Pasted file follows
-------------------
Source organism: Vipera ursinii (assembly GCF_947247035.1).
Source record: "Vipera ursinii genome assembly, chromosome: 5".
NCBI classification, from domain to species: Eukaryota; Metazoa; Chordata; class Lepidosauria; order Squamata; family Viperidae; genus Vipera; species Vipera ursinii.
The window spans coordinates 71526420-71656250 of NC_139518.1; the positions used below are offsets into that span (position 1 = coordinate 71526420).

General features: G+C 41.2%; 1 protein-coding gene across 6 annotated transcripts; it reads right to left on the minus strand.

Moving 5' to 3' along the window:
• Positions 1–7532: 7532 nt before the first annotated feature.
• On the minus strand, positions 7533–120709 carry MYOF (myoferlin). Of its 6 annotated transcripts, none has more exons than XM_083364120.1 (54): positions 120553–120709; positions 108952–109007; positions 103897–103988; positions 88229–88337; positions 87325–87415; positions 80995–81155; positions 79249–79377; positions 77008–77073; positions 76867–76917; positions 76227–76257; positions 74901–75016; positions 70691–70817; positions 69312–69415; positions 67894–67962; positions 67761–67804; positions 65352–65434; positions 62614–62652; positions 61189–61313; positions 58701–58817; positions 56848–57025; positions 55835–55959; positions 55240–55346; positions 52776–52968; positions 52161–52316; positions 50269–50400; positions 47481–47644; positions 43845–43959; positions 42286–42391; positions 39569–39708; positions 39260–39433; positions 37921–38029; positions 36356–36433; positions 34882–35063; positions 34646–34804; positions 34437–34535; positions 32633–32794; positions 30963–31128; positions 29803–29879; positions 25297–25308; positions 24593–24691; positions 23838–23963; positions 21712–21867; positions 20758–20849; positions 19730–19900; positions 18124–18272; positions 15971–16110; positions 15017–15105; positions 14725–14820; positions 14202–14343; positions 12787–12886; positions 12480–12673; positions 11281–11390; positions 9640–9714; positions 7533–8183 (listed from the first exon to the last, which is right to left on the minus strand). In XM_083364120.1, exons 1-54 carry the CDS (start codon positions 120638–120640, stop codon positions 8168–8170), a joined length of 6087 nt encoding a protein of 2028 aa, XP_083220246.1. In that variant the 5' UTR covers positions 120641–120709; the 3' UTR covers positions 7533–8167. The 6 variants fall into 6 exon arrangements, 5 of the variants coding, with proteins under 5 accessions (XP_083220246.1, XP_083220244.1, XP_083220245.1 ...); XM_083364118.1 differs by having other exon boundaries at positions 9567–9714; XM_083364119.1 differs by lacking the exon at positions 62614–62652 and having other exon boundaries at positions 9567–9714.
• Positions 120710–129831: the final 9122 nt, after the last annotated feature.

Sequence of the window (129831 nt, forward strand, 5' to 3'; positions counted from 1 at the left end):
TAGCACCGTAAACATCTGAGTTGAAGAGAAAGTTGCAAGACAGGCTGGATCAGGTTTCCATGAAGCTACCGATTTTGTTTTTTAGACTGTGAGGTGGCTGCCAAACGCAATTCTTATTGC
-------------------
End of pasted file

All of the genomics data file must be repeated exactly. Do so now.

Source organism: Vipera ursinii (assembly GCF_947247035.1).
Source record: "Vipera ursinii genome assembly, chromosome: 5".
NCBI classification, from domain to species: Eukaryota; Metazoa; Chordata; class Lepidosauria; order Squamata; family Viperidae; genus Vipera; species Vipera ursinii.
The window spans coordinates 71526420-71656250 of NC_139518.1; the positions used below are offsets into that span (position 1 = coordinate 71526420).

General features: G+C 41.2%; 1 protein-coding gene across 6 annotated transcripts; it reads right to left on the minus strand.

Moving 5' to 3' along the window:
• Positions 1–7532: 7532 nt before the first annotated feature.
• On the minus strand, positions 7533–120709 carry MYOF (myoferlin). Of its 6 annotated transcripts, none has more exons than XM_083364120.1 (54): positions 120553–120709; positions 108952–109007; positions 103897–103988; positions 88229–88337; positions 87325–87415; positions 80995–81155; positions 79249–79377; positions 77008–77073; positions 76867–76917; positions 76227–76257; positions 74901–75016; positions 70691–70817; positions 69312–69415; positions 67894–67962; positions 67761–67804; positions 65352–65434; positions 62614–62652; positions 61189–61313; positions 58701–58817; positions 56848–57025; positions 55835–55959; positions 55240–55346; positions 52776–52968; positions 52161–52316; positions 50269–50400; positions 47481–47644; positions 43845–43959; positions 42286–42391; positions 39569–39708; positions 39260–39433; positions 37921–38029; positions 36356–36433; positions 34882–35063; positions 34646–34804; positions 34437–34535; positions 32633–32794; positions 30963–31128; positions 29803–29879; positions 25297–25308; positions 24593–24691; positions 23838–23963; positions 21712–21867; positions 20758–20849; positions 19730–19900; positions 18124–18272; positions 15971–16110; positions 15017–15105; positions 14725–14820; positions 14202–14343; positions 12787–12886; positions 12480–12673; positions 11281–11390; positions 9640–9714; positions 7533–8183 (listed from the first exon to the last, which is right to left on the minus strand). In XM_083364120.1, exons 1-54 carry the CDS (start codon positions 120638–120640, stop codon positions 8168–8170), a joined length of 6087 nt encoding a protein of 2028 aa, XP_083220246.1. In that variant the 5' UTR covers positions 120641–120709; the 3' UTR covers positions 7533–8167. The 6 variants fall into 6 exon arrangements, 5 of the variants coding, with proteins under 5 accessions (XP_083220246.1, XP_083220244.1, XP_083220245.1 ...); XM_083364118.1 differs by having other exon boundaries at positions 9567–9714; XM_083364119.1 differs by lacking the exon at positions 62614–62652 and having other exon boundaries at positions 9567–9714.
• Positions 120710–129831: the final 9122 nt, after the last annotated feature.

Sequence of the window (129831 nt, forward strand, 5' to 3'; positions counted from 1 at the left end):
TAGCACCGTAAACATCTGAGTTGAAGAGAAAGTTGCAAGACAGGCTGGATCAGGTTTCCATGAAGCTACCGATTTTGTTTTTTAGACTGTGAGGTGGCTGCCAAACGCAATTCTTATTGC